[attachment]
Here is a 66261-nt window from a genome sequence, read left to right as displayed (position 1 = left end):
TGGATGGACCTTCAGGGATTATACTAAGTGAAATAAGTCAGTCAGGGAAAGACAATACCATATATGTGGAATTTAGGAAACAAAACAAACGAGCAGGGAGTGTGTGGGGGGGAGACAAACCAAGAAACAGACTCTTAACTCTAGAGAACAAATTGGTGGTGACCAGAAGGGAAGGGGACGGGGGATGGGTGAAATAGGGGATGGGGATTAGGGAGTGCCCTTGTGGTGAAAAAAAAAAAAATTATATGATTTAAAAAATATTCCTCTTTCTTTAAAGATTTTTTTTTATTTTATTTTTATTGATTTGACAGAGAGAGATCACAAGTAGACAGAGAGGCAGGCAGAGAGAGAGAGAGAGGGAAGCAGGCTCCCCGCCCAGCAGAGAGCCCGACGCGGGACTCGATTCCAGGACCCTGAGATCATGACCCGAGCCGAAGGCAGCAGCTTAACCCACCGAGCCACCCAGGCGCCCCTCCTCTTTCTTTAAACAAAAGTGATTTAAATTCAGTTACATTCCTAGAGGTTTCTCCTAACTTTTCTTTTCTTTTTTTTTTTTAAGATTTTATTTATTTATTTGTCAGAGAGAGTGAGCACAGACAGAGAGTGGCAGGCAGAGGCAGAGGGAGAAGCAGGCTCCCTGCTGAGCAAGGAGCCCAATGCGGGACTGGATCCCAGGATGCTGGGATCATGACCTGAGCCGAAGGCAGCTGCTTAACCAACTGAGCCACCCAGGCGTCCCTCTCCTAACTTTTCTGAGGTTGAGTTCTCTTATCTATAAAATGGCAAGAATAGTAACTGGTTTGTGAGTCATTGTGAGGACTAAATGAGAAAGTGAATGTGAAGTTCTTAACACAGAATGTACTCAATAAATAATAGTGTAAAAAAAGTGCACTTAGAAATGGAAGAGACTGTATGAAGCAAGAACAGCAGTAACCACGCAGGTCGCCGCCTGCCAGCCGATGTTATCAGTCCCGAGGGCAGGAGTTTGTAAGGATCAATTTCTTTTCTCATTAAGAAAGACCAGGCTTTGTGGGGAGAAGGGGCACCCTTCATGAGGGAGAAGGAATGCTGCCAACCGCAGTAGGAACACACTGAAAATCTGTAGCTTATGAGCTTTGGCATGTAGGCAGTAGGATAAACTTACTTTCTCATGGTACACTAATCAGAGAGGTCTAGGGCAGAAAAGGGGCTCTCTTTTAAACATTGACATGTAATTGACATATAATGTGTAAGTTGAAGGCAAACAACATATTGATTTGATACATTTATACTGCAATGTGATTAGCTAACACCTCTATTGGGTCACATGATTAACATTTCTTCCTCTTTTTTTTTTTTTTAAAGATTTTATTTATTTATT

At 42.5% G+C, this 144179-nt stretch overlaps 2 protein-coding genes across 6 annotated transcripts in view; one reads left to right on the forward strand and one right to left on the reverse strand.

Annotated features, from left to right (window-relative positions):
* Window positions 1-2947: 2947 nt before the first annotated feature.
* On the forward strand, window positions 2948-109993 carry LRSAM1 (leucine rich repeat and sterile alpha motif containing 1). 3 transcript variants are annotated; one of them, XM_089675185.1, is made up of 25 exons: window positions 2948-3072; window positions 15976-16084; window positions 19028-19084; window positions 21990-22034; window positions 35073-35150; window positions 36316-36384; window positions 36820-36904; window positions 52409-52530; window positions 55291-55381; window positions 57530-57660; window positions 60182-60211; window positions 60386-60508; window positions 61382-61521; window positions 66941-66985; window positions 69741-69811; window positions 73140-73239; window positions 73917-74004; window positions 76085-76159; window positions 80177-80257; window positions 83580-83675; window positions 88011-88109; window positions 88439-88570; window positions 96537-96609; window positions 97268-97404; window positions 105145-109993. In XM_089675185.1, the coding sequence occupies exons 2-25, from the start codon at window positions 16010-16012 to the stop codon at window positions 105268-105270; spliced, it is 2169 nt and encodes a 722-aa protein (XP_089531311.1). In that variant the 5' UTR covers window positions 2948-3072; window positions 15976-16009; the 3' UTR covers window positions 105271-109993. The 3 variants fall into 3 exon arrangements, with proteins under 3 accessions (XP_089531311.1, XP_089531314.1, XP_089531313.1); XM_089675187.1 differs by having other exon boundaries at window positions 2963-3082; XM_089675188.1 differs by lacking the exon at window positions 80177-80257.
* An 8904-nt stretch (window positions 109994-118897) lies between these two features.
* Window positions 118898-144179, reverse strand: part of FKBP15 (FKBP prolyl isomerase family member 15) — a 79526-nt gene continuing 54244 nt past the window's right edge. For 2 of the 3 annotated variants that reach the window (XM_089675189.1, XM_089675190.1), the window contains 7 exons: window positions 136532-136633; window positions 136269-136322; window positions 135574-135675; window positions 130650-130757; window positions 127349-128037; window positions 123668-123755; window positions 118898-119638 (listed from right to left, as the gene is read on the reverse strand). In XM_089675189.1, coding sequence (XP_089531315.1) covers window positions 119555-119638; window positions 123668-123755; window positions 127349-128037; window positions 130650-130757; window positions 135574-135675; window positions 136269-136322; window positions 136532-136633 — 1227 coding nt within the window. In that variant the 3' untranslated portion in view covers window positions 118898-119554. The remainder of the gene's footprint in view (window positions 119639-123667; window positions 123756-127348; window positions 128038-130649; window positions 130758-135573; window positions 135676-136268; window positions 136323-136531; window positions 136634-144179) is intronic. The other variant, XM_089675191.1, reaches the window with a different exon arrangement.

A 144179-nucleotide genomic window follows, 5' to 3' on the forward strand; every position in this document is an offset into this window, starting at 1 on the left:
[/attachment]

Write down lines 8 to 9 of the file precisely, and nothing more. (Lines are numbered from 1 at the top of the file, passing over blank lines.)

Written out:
* Window positions 118898-144179, reverse strand: part of FKBP15 (FKBP prolyl isomerase family member 15) — a 79526-nt gene continuing 54244 nt past the window's right edge. For 2 of the 3 annotated variants that reach the window (XM_089675189.1, XM_089675190.1), the window contains 7 exons: window positions 136532-136633; window positions 136269-136322; window positions 135574-135675; window positions 130650-130757; window positions 127349-128037; window positions 123668-123755; window positions 118898-119638 (listed from right to left, as the gene is read on the reverse strand). In XM_089675189.1, coding sequence (XP_089531315.1) covers window positions 119555-119638; window positions 123668-123755; window positions 127349-128037; window positions 130650-130757; window positions 135574-135675; window positions 136269-136322; window positions 136532-136633 — 1227 coding nt within the window. In that variant the 3' untranslated portion in view covers window positions 118898-119554. The remainder of the gene's footprint in view (window positions 119639-123667; window positions 123756-127348; window positions 128038-130649; window positions 130758-135573; window positions 135676-136268; window positions 136323-136531; window positions 136634-144179) is intronic. The other variant, XM_089675191.1, reaches the window with a different exon arrangement.

A 144179-nucleotide genomic window follows, 5' to 3' on the forward strand; every position in this document is an offset into this window, starting at 1 on the left: